The new premier of Quebec may not have expected to win Jewish support for his separatist platform, but his visit to the central address of Montreal’s Jewish community at least won him some goodwill.
Speaking to a luncheon of the community’s leadership, separatist leader Bernard Landry stressed the similarities between Quebec and Israel, probing perhaps for a soft spot in a Jewish community that has not looked upon the separatism with favor.
The luncheon was organized by the Quebec region of the Canada-Israel Committee and Montreal’s Jewish federation, known as Federation CJA. It marked Landry’s first appearance here since taking over from Lucien Bouchard as leader of Quebec’s separatist forces earlier this year.
Bouchard resigned in part due to comments from his party colleague Yves Michaud that were perceived as anti-Semitic. Michaud and Landry happen to be close friends.
The Jewish population of Montreal has diminished in recent years in part because of what many in the community perceive as the anti-Semitism in the French secessionist movement in Quebec.
Speaking to a group of about 350 people, Landry acknowledged the uphill nature of any attempt to win Jewish support for an independent Quebec.
“I am saying this fully respecting your opinions,” he told the group. “You think exactly what you want. You decide your own conclusion, but no one will accuse me not to have explained clearly my proposal. And I hope that many of you, and more and more of you, will participate in that dream of ours.”
The reception given Landry was warm, even though most of his audience favors the status quo, with Quebec remaining within Canada’s federalist system.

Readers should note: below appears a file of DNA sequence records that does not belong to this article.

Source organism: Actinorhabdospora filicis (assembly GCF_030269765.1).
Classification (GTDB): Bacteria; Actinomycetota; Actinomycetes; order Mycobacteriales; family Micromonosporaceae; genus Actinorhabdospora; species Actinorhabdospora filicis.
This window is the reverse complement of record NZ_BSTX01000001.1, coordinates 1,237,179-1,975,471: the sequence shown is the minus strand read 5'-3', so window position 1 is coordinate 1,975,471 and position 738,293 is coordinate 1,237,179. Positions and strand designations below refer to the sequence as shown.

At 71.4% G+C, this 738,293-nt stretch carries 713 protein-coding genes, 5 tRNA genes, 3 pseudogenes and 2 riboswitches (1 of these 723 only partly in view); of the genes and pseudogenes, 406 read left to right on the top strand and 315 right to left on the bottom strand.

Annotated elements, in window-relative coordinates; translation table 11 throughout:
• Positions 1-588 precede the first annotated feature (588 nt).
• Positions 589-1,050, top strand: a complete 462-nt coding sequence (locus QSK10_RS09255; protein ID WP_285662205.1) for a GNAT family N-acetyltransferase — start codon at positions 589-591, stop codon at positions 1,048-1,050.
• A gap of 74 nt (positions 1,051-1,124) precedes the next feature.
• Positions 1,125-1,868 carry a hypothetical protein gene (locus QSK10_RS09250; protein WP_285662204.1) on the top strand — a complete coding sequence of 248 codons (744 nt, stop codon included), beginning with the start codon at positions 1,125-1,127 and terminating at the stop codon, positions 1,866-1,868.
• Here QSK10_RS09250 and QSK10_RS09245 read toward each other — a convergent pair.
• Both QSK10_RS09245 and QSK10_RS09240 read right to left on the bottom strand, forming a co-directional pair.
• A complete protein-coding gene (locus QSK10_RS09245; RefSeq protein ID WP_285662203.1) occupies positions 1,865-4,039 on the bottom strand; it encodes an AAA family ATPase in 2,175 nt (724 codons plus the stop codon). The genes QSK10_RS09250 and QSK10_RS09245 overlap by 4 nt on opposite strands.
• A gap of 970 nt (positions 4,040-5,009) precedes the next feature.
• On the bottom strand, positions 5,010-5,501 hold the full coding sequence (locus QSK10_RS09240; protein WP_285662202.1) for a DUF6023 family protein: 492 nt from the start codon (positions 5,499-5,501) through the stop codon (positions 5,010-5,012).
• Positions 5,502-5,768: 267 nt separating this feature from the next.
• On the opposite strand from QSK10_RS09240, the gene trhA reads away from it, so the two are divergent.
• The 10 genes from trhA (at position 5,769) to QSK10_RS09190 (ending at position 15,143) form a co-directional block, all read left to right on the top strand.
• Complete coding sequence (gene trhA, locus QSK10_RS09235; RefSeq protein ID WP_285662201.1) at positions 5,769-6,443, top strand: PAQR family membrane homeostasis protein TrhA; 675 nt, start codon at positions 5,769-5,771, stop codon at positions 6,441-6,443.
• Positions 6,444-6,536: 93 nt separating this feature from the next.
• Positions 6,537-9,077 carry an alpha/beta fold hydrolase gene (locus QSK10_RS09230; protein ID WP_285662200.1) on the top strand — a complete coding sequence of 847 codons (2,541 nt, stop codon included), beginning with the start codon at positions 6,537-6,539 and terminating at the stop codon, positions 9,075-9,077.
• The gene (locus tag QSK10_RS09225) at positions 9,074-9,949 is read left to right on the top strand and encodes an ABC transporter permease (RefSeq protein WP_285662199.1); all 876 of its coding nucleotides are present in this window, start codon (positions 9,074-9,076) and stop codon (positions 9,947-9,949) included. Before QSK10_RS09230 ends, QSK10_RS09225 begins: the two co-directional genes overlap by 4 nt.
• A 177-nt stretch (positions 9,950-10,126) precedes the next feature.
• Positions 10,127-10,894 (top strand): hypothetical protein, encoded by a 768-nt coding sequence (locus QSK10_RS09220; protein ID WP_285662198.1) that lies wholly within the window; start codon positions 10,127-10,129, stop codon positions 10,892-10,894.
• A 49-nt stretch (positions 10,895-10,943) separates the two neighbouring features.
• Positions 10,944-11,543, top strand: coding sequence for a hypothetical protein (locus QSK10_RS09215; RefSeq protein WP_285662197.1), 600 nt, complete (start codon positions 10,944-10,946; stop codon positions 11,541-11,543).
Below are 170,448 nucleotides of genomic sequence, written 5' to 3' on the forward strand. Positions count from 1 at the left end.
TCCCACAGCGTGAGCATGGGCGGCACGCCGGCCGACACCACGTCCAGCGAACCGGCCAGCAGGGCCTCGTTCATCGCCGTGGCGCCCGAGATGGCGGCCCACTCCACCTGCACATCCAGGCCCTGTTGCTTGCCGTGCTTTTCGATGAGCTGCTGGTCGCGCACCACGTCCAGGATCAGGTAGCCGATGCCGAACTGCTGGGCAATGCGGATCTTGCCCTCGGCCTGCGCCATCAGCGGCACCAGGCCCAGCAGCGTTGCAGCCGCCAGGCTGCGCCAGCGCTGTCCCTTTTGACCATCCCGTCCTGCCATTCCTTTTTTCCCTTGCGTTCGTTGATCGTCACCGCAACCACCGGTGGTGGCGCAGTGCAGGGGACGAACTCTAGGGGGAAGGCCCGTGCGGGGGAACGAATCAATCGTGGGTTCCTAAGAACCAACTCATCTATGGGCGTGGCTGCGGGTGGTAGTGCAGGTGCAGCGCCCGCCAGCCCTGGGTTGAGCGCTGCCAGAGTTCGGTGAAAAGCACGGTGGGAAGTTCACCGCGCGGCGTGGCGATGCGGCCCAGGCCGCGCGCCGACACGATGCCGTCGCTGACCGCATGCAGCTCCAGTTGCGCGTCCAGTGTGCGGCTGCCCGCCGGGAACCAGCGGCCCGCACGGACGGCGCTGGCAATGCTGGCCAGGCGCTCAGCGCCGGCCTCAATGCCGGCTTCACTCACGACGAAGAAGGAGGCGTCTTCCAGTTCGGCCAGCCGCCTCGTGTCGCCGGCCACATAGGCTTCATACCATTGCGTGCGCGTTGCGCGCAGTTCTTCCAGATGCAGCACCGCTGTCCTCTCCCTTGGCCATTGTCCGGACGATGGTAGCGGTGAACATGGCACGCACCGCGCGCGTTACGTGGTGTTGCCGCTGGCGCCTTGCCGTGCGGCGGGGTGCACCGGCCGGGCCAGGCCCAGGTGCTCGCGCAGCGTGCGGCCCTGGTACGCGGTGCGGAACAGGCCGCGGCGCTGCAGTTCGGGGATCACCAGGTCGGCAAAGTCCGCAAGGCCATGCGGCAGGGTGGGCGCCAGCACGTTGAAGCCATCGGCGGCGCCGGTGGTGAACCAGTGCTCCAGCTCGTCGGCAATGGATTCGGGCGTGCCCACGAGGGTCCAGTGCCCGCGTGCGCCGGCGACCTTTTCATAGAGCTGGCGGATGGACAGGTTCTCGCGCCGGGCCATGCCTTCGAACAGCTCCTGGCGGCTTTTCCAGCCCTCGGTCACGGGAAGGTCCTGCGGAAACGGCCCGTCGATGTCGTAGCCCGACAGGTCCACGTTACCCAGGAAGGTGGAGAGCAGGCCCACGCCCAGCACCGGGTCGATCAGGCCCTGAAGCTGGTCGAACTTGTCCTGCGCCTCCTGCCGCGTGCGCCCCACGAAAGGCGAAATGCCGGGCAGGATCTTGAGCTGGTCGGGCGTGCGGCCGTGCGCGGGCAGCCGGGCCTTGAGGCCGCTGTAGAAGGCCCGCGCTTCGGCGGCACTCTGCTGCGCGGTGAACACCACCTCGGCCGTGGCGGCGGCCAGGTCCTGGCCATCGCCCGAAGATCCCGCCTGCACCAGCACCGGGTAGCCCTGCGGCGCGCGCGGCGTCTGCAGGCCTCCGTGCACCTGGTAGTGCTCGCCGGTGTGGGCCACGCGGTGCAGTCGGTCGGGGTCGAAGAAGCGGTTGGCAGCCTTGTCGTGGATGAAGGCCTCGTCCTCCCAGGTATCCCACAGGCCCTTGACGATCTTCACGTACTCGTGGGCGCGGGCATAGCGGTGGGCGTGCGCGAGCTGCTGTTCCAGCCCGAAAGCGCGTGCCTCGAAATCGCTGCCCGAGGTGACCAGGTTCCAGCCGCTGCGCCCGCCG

Speaking on the occasion of Israel’s 53rd anniversary, Landry also sought to draw an analogy between Quebec and the Jewish state.
The similarities “are legion,” he said. The two areas share flags with the same blue and white colors; Quebec’s national symbol, the fleur-de-lis, appeared on both ancient Hebrew coinage and the modern shekel; both areas have similarly- sized populations; both are high-tech exporters; and both exert great efforts to teach national languages – French and Hebrew – to new immigrants.
Landry, who studied in France as a young man, said he had been impressed by how much France’s Jews contribute to the nation’s growth.
“In my view, the Jews of France appeared more French than the French in many circumstances,” he said. “What is my dream? That Quebec’s Jews appear more Quebecois than the Quebecois in many circumstances because they are Quebecois.”
Phillipe Elharrar, director of CIC Quebec, was pleased with the event.
Landry “was totally respectful of our community,” he said. “There was no ambiguity and he was very frank with us.
“I think the visit was very important in maintaining an ongoing dialogue between the Quebec government and our community,” he added. “Mr. Landry was not here to sway voters to his side politically.”
Elharrar pointed out that last year, as Quebec’s finance minister, Landry visited Israel in an effort to establish an industrial park to be administered jointly by Quebec, Israel and the Palestinian Authority.